Published on 04/13/22

New cohort of Rural Scholars to join the university community

By Maria M. Lameiras
The inaugural Rural Scholars — from left, Georgia Orman, Gracie Grimes, Mary Anne McCord and Aubrey Fraser-Tarpley — reflect on their first year studying in CAES. The 2022 cohort of Rural Scholars — Jacob Allen Harper, Michael Scott Howard and Madison Alexis Perdue — will start at UGA this fall. (Photo by Andrew Davis Tucker/UGA)

As the inaugural cohort of the Rural Scholars Program completes their first year in the University of Georgia’s College of Agricultural and Environmental Sciences, the next cohort of three scholars has been chosen.

Starting at UGA this fall, the 2022 cohort of Rural Scholars includes Jacob Allen Harper from Pelham, Georgia, Michael Scott Howard from Jefferson, Georgia, and Madison Alexis Perdue from Tiger, Georgia.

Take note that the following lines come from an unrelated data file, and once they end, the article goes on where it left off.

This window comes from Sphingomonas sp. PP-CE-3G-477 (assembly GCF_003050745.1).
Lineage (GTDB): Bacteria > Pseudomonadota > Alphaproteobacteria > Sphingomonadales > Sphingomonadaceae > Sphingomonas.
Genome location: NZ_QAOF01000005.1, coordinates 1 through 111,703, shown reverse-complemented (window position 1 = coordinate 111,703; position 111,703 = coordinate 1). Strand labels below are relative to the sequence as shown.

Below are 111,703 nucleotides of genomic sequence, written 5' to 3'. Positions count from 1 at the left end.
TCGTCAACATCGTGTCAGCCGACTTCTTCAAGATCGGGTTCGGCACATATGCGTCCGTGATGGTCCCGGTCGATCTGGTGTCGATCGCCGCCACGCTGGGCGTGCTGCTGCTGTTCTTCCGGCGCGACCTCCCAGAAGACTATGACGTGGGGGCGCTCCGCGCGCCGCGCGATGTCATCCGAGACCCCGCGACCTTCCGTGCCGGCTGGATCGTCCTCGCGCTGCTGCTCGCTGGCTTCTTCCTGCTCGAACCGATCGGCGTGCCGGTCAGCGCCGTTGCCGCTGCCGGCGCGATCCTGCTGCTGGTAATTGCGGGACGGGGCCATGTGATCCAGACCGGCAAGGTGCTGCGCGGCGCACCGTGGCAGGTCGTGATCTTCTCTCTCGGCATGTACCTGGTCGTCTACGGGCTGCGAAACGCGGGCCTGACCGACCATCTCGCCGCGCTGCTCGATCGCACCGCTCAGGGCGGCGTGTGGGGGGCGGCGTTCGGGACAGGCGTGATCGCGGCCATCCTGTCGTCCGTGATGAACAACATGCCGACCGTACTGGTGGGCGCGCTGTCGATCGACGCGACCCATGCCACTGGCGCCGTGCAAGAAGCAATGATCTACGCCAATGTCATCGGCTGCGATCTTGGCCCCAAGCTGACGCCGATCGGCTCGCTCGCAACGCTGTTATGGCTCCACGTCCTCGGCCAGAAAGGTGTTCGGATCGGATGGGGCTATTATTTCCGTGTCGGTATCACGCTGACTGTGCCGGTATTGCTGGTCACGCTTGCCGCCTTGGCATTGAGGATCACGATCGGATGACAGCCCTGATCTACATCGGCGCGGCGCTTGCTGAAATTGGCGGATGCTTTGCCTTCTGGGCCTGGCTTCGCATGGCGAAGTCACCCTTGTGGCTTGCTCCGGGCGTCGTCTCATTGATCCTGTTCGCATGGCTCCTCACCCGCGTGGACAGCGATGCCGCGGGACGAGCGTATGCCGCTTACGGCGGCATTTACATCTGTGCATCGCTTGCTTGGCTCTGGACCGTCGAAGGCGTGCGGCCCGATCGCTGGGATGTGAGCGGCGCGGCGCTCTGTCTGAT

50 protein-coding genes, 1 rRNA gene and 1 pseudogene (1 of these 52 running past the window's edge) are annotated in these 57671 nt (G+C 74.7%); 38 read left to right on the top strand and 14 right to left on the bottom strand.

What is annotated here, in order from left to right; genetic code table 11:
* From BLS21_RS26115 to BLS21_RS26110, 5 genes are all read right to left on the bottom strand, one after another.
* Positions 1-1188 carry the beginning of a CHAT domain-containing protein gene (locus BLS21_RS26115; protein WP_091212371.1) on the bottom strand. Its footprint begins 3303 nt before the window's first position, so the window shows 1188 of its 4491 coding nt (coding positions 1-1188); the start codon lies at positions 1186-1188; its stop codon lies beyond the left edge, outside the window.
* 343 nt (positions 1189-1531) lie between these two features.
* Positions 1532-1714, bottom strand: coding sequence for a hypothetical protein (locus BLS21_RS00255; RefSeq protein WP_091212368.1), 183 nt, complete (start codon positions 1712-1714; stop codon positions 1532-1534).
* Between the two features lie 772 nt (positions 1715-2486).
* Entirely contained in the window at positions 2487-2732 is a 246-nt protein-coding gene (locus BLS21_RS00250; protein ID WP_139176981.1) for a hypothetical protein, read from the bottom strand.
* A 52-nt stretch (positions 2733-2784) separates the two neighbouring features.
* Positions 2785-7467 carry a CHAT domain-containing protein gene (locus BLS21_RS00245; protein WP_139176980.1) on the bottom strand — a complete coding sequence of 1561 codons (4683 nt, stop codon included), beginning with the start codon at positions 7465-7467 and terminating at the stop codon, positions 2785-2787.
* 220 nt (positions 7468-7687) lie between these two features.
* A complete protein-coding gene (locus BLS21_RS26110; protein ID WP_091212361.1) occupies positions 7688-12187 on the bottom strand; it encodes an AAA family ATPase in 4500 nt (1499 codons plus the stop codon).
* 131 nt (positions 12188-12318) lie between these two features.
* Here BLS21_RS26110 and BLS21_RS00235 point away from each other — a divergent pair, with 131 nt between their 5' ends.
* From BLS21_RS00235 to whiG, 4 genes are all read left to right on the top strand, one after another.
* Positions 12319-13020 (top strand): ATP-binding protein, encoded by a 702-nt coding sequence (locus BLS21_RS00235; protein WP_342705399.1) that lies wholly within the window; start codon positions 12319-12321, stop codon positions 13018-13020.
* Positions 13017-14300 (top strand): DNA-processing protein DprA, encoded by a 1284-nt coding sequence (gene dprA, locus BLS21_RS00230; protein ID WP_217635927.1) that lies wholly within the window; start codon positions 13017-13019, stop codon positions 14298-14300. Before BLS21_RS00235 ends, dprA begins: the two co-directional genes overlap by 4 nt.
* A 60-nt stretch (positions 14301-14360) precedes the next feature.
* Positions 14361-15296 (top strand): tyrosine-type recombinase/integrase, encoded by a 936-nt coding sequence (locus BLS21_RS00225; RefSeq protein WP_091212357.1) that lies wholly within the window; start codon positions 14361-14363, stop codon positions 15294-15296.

All three new scholars bring a record of high academic achievement and a variety of extracurricular experiences, including student government, community service, athletics, student clubs and the arts.

Harper was elected class president in his freshman, sophomore and junior years at Pelham High School. He was also elected to Georgia FFA state office and served as president of his high school Beta Club.

“It has been my desire from a very young age to help progress the way society views and understands American agriculture and the implications that it has on everyone's life,” said Harper.

At Jackson County High School, Howard was a member of Jackson-Empower FFA, a varsity letter athlete in mountain biking and senior class vice president. He was also a member of the National Honor Society, Beta Club, the Jackson Student Leadership Team and the Personal Finance Challenge Team.